How to Carve Basswood

Overview

Basswood grows primarily in northern states and is used in making furniture, musical instruments, and craft projects. Basswood is ideal for machine or hand carving. It can be nailed, glued, painted, and stained. It's a fairly soft wood but still durable enough for craft projects you want to last. Here are some of the best methods for carving your crafts from this versatile wood.

Step 1

Decide on a project. The size of your carving will dictate the tools you use for your basswood project. Use a carving knife if you're cutting a small wooden figure or wooden knickknacks. The carving process is simple. Hold your basswood block in one hand and use your knife to carve away strips of the wood to fashion the general shape of your project. You can use a smaller knife and a metal file to cut and define more detail.

Step 2

Use a mallet and chisel for large basswood projects. You can cut away the overall shape of your craft project by hammering away big slices of basswood, and then use a Dremel-type power carver to refine the details. The Dremel tool can use a variety of cutting, engraving, and sanding attachments for raised designs and other decorative embellishments on your projects.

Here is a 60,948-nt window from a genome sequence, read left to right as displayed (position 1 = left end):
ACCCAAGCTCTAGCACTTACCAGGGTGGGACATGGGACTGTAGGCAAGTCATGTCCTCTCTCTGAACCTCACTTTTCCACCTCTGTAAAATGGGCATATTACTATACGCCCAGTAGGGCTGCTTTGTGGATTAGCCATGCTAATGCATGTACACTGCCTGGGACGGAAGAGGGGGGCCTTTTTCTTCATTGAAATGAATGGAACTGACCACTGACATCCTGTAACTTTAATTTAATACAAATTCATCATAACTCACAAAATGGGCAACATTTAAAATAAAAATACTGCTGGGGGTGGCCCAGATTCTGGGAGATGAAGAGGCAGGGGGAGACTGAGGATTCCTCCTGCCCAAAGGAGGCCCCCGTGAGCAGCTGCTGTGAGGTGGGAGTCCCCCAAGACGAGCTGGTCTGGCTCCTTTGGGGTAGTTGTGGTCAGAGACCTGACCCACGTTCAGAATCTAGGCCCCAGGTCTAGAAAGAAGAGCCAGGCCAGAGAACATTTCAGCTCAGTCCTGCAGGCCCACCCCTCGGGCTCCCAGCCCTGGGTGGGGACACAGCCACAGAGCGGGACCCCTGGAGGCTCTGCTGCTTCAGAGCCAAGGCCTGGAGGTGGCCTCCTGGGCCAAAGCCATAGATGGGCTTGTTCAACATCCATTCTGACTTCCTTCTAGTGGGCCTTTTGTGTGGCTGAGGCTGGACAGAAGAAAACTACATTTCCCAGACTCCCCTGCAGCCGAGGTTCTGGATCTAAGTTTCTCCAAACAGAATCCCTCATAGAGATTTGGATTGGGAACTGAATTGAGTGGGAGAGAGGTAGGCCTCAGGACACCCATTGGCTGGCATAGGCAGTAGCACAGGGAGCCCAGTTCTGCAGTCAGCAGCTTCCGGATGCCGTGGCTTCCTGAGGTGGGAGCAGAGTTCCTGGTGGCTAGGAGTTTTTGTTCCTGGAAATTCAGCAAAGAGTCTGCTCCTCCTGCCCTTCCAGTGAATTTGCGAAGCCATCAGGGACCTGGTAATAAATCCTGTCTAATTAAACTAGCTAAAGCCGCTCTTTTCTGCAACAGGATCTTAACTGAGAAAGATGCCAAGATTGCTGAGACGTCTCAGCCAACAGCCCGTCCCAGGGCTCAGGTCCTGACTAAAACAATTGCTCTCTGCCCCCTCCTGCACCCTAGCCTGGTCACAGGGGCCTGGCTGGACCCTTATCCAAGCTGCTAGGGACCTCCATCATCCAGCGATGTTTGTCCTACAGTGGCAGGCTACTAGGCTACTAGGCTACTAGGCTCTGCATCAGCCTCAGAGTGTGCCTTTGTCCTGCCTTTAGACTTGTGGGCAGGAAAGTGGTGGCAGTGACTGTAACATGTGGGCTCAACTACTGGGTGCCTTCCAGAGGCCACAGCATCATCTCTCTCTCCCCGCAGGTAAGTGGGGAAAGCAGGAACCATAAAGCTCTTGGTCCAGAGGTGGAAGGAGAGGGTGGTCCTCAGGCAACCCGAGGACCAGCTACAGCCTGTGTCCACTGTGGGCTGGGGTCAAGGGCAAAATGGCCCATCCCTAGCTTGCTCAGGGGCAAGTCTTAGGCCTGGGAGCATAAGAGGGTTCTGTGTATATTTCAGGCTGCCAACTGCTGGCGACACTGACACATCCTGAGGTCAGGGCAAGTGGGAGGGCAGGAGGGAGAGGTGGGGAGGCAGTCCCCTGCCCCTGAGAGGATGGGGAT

Step 3

Use a wood lathe or band saw to cut and shape furniture from basswood. Since basswood is a rather soft wood, a cheap, portable lathe or a tabletop band saw will do.

Tips and Warnings

  • Use standard safety equipment when using power tools. Keep sharp tools away from children.

Things You'll Need

  • basswood
  • mallet
  • chisel
  • wood lathe
  • band saw
  • metal file
  • carving knife
  • Dremel or similar power carver
  • knife
  • sandpaper

References

  • Basswood Properties
  • American Basswood Carving

Who Can Help

  • Basswood Carving Blocks
  • Basswood Carving Supplies
  • Dremel Power Carvers
Keywords: carve, cut, craft, basswood, wood, Dremel

About this Author

Carl Hose has been writing since high school. His work appears in the zombie anthology Cold Storage, which he co-edited. His work also appears in Champagne Shivers, DeathGrip: It Came from the Cinema, DeathGrip: Exit Laughing, the horror anthology Loving the Undead, the erotic ghost anthology Beyond Desire, and issues of Lighthouse Digest. Hose's nonfiction appears in Blue Review and Writer's Journal.

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